In his song,The Boxer, Paul Simon sang, "A man hears what he wants to hear, and disregards the rest." Frank Bruni points out, in this morning's New York Times, that this human frailty is particularly true of the Bushes -- father and son -- and the place they hold in the present Republican narrative: In the case of Bush the Younger, Bruni writes that:
They seldom mention Bush positively. They seldom mention Bush negatively. They also never mention the Bush before Bush — the other slice of bread in the Clinton sandwich — and have thus turned the father and the son almost wholly into ghosts.
You’d think Ronald Reagan, who is invoked incessantly, was the last Republican president, and you’d think he was not only a flawless chief executive but a sinless adherent to current Republican dogma.
The eight years when the last Republican president occupied the White House have gone down the memory hole. That loss of memory is quite purposeful:
[The] debt has indeed risen at a terrifying pace over the last three years, but for reasons that have a great deal to do with ... George W. Bush. The perpetuation of his tax cuts, the continuation of his new prescription drug benefit, the management of his wars and the interest payments on debt that he accumulated account for a crucial share of the additional sum Obama has amassed. And while the details of Obama’s stimulus spending and bailouts can and should be seriously questioned, the need for action stemmed largely from a severe economic downturn that began under 43.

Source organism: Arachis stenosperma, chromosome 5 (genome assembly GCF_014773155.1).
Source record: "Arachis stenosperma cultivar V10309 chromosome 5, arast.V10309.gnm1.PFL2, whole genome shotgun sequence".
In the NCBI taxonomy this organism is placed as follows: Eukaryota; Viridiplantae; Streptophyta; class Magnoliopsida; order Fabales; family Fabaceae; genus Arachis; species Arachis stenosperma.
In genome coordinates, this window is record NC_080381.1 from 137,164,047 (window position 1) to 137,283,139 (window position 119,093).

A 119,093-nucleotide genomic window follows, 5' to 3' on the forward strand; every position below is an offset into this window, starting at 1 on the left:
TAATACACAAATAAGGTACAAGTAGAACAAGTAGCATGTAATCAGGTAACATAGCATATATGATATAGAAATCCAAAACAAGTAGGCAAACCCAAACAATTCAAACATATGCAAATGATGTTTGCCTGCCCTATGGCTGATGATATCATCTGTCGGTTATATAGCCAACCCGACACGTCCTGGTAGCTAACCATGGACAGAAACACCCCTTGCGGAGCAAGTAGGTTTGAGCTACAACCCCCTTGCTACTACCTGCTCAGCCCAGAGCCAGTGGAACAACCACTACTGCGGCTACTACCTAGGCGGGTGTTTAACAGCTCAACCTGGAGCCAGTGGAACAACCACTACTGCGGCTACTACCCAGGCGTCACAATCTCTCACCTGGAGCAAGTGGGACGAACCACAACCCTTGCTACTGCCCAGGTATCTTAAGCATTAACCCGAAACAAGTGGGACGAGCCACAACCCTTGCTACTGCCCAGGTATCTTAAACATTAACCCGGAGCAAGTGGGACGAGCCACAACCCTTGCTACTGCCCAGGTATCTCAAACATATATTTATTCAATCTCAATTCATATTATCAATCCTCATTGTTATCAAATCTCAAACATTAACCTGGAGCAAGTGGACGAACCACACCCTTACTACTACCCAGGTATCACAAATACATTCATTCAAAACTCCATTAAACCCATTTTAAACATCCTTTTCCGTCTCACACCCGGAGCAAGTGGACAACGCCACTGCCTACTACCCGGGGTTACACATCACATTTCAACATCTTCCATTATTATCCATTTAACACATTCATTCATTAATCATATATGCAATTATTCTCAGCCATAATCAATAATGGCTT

Even more interesting is how Bush the Elder has been air brushed from the Republican pitch. His fiscal record is the exact opposite of his son's:
FOR real, brave fiscal responsibility, Republicans should refer to and lionize the 41st president, the other George Bush. Much of his record, including his decision to exit Iraq after removing Saddam Hussein from Kuwait, shimmers in retrospect.
At great political cost, he allowed a tax increase appropriate to the fiscal circumstances. More than a few economists believe that it set the stage for the boom of the Clinton years. But 41’s budgetary approach is less likely to draw attention from present-day Republicans than 43’s. It runs counter to the party’s anti-tax obsessions. It’s anathema.
Instead, to the uninformed it appears that the last Republican president was Ronald Reagan. But, even in his case, Republican memory is highly selective:
As one prominent party strategist laughingly reminded me this week, Reagan allowed a dozen tax increases by some counts and measures; put Sandra Day O’Connor, an eventual disappointment to conservatives, on the Supreme Court; and signed the Simpson-Mazzoli immigration reform act, which gave amnesty to three million illegal immigrants. The liberal in Obama must be green with envy.
The truth is that neither the Bushes nor Reagan fit the present narrative. Republicans are cherry picking evidence to fit their thesis. It may work as an advertising ploy. But it's disconnected from reality and the truth.
This entry is cross posted at The Moderate Voice.